Bangalore runners, many of my friends and their Facebook walls get into this mad frenzy during the annual running festival – The Shriram Properties Bengaluru Marathon, every year. This time though, I had committed to doing the Malnad Ultra, just a week before. There was no way, I was celebrating this festival.
The race director, Nagaraj Adiga, did not want me to miss out on the action. I volunteered to pace the slower runners. He let me pick, I choose the 5:15 bus. Pacing / Pacers are a common sight in large city marathons. The pacers have 2 objectives – 1. run at an even keel (or as per pre-published pace strategy) to finish +/-30secs from the time target and 2. Use experience to motivate runners to stick to pace and help them finish.
Adidas, one of the sponsors, was kind to sponsor shoes, shorts and tee shirts for the pacers. We were given specially designed pacer pack to hold a flag (with the target timing) off our backs.
Pacing in the GPS age:
I have seen pacers and used them as markers during my Singapore marathon way back in 2009. In those days, GPS was not as popular, many runners used the help of experienced pacers to finish in target times. Almost any runner has GPS, a watch or on a mobile. Most watches have virtual partner features, which is essentially a virtual pacer, doing a constant pace. So, what value does pacing bring to a runner.
I found out.
Almost as soon as I wore my pacer flag at the warm up area, I was approached by wannabe full marathon finishers. At the start about 5-10 of them stuck together and we started the bus. My plan was to stick to 7:30 pace all through. “Runeversations” happen mostly during the first half. I shared a few of my stories and tried to engage most runner in sharing theirs. There was a mix – mostly first timers, some well trained, some not at all, some afraid to go faster, others already too fast for their pace.
The Pacing Dilemma
1. Training truth vs race day morale
Being the slow bus, I had many runners who were inadequately trained. During the Q&A that was going on, it was difficult to say the hard truth “Train hard, race easy”, without affecting the morale of the runners.
2. Slowing down vs Pacer goals
During the later stages of the run (perhaps, when they need a pacer most), when some of them dropped pace, I could only egg them on, without slowing down my pace. I whish I could have slowed down, prodded them some more, and picked up pace. But alas, my pacer duties forced me to stick to my pace.
The heaviest casualty for my bus was during the Indranagar 100ft road. After that undulating stretch, I was left with just a handful of runners. Then a couple of them wanted to speed up. So, by the time I got to about 32kms, I was looking for new recruits, except one.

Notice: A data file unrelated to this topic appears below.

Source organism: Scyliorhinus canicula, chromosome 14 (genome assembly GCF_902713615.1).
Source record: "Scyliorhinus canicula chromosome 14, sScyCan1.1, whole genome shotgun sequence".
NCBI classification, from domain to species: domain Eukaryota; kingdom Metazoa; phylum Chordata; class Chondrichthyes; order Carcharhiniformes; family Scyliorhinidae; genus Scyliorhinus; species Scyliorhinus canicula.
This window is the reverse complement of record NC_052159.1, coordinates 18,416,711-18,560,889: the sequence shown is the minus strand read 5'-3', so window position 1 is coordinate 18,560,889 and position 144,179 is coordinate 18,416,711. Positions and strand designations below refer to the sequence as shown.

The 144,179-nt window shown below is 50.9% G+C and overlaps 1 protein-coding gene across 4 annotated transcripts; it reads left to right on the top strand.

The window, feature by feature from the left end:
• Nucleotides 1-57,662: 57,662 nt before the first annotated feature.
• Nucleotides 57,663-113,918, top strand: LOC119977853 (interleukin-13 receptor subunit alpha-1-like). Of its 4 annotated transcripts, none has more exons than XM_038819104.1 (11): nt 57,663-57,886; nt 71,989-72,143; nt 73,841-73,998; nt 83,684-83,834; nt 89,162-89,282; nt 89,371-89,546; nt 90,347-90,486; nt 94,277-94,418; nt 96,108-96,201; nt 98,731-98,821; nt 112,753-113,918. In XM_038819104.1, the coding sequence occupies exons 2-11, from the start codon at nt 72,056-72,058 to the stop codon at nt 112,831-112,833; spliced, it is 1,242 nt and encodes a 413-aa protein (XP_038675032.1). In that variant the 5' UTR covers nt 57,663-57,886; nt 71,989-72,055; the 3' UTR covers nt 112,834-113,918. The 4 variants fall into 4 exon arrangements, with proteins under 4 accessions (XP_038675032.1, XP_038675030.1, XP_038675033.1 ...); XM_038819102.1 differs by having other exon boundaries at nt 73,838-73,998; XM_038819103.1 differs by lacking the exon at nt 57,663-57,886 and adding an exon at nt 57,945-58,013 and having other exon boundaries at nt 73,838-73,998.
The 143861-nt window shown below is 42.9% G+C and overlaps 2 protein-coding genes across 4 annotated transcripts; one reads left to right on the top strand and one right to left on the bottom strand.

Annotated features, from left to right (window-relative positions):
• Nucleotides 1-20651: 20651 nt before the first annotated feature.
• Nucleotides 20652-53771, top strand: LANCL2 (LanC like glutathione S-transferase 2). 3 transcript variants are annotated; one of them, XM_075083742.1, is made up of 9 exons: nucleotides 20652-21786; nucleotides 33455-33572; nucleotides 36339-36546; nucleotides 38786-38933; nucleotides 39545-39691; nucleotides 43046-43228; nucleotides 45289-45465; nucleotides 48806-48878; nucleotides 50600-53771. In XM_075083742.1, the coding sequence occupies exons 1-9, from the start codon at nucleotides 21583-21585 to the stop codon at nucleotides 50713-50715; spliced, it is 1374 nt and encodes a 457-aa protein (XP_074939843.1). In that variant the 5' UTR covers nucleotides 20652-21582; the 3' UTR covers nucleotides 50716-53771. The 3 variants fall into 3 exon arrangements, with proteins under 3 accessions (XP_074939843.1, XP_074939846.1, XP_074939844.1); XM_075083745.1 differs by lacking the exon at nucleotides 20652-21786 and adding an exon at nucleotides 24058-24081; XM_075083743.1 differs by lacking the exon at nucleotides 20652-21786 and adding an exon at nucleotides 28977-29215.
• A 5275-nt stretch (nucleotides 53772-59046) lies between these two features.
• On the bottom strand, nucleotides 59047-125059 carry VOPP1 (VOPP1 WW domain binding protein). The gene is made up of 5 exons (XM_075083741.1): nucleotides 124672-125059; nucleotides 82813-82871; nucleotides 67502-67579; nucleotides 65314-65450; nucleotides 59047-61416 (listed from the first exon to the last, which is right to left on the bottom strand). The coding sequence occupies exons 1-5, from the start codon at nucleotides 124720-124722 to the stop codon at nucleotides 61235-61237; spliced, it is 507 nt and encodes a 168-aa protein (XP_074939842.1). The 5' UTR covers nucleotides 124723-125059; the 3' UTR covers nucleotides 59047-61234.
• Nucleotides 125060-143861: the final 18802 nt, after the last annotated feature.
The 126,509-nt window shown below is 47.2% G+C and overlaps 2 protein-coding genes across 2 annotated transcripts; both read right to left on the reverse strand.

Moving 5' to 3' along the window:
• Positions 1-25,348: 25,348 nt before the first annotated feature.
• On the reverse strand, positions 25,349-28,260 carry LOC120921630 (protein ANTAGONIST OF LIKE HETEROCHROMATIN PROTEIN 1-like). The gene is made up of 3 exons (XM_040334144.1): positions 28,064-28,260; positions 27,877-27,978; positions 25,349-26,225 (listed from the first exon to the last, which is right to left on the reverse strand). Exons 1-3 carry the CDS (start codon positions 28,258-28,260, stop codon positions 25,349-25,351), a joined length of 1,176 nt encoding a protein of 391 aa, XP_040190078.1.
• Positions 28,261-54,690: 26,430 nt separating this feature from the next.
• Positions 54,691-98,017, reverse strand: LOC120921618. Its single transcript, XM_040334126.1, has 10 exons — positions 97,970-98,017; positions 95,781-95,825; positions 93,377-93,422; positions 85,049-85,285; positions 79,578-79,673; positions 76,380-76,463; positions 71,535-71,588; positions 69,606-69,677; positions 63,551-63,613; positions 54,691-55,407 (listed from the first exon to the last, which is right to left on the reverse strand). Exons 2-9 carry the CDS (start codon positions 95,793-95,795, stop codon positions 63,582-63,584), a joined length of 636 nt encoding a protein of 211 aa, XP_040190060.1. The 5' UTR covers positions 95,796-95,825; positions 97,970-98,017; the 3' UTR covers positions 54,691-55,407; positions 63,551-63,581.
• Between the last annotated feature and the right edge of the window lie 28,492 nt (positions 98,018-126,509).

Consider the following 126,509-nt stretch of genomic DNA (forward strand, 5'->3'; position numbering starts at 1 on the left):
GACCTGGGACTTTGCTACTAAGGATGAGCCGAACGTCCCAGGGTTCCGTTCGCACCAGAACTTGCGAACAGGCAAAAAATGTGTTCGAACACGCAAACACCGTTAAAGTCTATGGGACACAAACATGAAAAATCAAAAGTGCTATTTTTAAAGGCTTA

The course markings were off by about 500m, and I did some miscalculation at around the 36k mark, which got me running at a fast clip for a bit. This, however, helped me correct for the longer course.
Once inside Cubbon Park, I egged along a few runners to pace along for a strong finish. I finished with the clock showing 5:14:49 or so, on target!
It sure was a good experience and although I was running 3min/km slower than my marathon pace, it sure was tough. I am happy to have contributed in some way in the finish of a few fellow runners. For the first time, in over a decade, I completed a FM in over 5 hours!
The Bengaluru marathon is very close to my heart, since it is in my city. A big thank you, for all the efforts in making this a great event. Having run the last 2 editions and pacing the 5:15 bus this time, some feedback from my side:
1. Route - On the return, the stretch from 100ft road turn (on old madras road) till Trinity circle was not good. Traffic was not blocked, we had one thin lane to run, traffic is heavy, fuming buses, etc. You should avoid this, by considering returning via Old Airport road to Trinity circle and then left turn into MG Road. That way runners will not need to cross Trinity circle (both while going out from MG road and then coming back).
2. Traffic - On some stretches (MG Road, Old Madras Road) traffic was not blocked on one complete side. We used only one lane on one side of the road. In most marathons that I have run, both India and overseas, traffic is CLOSED. No compromise. If you need to bring it up to Procam standards, you have to find a way to totally block traffic. Even in Marine Drive, Sealink, etc, the traffic is blocked for the whole 8 lanes. It is very uncomfortable to run when you have buses fuming smoke on the other lanes, accidents and shouting at traffic police is happening on the other side. Affects the morale of runners and leaves a bad memory
3. Aid stations - Much better than last year, where I did not find gatorade or electral for most of the run. This time electral was there for most part, except a few water stops towards the end. The bananas were not ripe. I loved the peanuts and chikkis.
4. Post run food - Bisibele bath was very spicy. Rava is not great on nutrition, Pongal and curd rice would have perhaps been better options.
I am happy to put my thoughts on the course planning for next year. I thought I should share my thoughts, since I am sure I will be heard :)
(ps: the feedback has already been responded to)